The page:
During the next few weeks, it will be Peru and Canada’s turn to finalise negotiations on a foreign investment agreement, the main effect of which will be, in the words of the Canadian government, “to afford Canadian investors greater protection for their investments in Peru”.
The fact that governments routinely perform environmental assessments alongside trade negotiations shows that they implicitly acceptthe link between foreign investment and the environment.
Canadian law, for example, requires that all initiatives considered at a ministerial level “must be assessed if implementation of the proposal may result in important environmental effects, either positive or negative”.
Negotiations over the environmental impact of cross-border investment between Canada and Peru are somewhat lop-sided. Peruvian investment in Canada stands at just $1m, while Canadian firms have invested about $2bn in Peru, mostly in mining.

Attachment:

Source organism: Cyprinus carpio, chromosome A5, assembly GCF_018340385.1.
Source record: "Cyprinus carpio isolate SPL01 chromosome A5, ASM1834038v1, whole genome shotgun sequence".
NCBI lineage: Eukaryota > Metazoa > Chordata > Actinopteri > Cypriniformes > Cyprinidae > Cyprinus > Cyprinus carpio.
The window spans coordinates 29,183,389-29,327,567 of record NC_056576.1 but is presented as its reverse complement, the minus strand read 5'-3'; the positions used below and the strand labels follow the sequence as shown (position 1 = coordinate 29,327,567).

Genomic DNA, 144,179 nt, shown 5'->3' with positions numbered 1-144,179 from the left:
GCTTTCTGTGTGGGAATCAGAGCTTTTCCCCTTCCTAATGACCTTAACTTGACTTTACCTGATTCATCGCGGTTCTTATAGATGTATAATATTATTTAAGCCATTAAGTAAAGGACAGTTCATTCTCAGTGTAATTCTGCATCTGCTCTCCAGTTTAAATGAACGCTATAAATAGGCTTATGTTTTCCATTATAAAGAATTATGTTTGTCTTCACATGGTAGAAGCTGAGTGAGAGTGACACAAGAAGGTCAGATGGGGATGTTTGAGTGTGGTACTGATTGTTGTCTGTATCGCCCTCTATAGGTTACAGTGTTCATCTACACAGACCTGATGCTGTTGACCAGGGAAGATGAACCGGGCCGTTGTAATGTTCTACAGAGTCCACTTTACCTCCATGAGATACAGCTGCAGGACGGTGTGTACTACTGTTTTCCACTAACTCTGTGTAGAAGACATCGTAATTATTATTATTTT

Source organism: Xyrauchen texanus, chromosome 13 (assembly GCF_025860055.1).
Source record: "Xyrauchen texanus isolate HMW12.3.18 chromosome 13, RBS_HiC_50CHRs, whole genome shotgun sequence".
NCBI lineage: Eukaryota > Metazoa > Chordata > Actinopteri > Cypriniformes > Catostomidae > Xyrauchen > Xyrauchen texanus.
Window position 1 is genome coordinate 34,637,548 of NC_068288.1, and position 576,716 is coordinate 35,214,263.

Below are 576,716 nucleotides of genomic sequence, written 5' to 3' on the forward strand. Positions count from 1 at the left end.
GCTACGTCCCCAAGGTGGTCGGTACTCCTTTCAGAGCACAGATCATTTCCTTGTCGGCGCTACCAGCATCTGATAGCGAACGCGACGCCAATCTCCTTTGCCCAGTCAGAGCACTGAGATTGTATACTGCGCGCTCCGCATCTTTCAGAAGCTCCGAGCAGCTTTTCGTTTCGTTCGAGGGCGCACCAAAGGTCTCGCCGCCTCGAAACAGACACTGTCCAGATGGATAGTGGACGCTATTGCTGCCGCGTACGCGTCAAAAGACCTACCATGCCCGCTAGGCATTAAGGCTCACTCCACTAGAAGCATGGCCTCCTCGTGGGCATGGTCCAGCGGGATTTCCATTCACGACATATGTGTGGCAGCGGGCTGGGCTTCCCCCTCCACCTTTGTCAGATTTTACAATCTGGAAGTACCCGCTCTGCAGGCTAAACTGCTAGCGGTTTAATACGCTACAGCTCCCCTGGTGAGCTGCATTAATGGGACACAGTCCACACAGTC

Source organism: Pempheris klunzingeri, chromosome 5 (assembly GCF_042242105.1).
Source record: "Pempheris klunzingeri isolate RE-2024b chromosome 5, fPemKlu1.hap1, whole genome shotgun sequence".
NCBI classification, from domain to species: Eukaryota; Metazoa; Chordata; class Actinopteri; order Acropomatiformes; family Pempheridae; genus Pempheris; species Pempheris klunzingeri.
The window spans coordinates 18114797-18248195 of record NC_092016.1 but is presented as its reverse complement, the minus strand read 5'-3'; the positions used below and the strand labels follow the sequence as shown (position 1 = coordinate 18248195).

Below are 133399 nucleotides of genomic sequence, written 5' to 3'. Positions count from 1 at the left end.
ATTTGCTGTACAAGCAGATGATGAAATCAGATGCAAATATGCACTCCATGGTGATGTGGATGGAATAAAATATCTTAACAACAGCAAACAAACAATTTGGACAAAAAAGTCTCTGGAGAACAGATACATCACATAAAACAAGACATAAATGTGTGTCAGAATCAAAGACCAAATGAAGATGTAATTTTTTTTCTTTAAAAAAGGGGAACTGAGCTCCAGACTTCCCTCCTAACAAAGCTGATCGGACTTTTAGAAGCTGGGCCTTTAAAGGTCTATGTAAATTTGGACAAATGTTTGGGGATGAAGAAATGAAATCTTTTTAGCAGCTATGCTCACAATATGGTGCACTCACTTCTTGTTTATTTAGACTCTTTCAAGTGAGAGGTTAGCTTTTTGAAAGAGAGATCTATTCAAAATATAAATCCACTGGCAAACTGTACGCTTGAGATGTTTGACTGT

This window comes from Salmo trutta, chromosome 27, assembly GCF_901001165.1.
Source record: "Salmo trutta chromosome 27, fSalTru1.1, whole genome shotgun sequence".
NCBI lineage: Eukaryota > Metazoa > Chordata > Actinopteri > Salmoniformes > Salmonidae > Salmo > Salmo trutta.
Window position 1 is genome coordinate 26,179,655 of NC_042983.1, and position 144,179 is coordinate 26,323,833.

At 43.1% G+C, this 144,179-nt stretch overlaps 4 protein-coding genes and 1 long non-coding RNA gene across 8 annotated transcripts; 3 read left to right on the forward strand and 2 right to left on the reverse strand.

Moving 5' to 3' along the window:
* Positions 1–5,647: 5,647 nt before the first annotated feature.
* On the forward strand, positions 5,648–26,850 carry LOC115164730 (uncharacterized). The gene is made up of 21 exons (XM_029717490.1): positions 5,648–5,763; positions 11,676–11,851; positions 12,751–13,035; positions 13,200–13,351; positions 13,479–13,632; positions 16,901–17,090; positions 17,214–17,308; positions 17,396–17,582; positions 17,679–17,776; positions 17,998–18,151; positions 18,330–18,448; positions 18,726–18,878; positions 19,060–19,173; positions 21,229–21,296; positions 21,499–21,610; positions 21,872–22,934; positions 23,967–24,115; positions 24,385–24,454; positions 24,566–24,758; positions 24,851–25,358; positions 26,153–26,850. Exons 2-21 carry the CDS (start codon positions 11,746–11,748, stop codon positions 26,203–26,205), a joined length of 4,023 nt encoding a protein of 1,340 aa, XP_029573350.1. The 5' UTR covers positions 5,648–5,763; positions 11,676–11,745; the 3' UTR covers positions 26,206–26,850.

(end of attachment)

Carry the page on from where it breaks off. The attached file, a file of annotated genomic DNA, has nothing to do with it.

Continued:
Although Canada’s environmental assessment of its latest treaty accepts the link between the emissions from mining and global warming, it stops short of acknowledging any environmental impact in its own territory.
In an environmental assessment report obtained by fDi magazine, Canadian government researchers catalogued the problems that are likely to occur in mining areas. “The transboundary environmental impacts of concern that could most directly affect the Canadian environment relate to air emissions, which can result in the deposition of heavy metals thousands of miles from the primary source. Emissions from mining can also contribute to global warming,” they said.
Although the research found “no specific evidence that mining in Peru has transboundary impacts on Canada”, the government is giving Peru nearly C$10m ($8.5m) to improve environmental regulation.
Also, in the latest treaty Canada is expected to include clauses that ask Peru not to lower its environmental standards to attract investment and to enforce the laws that are already in place.
Two cheers for Canada’s government for going this far and acknowledging that pollution havens might exist and for refusing to encourage a race to the bottom.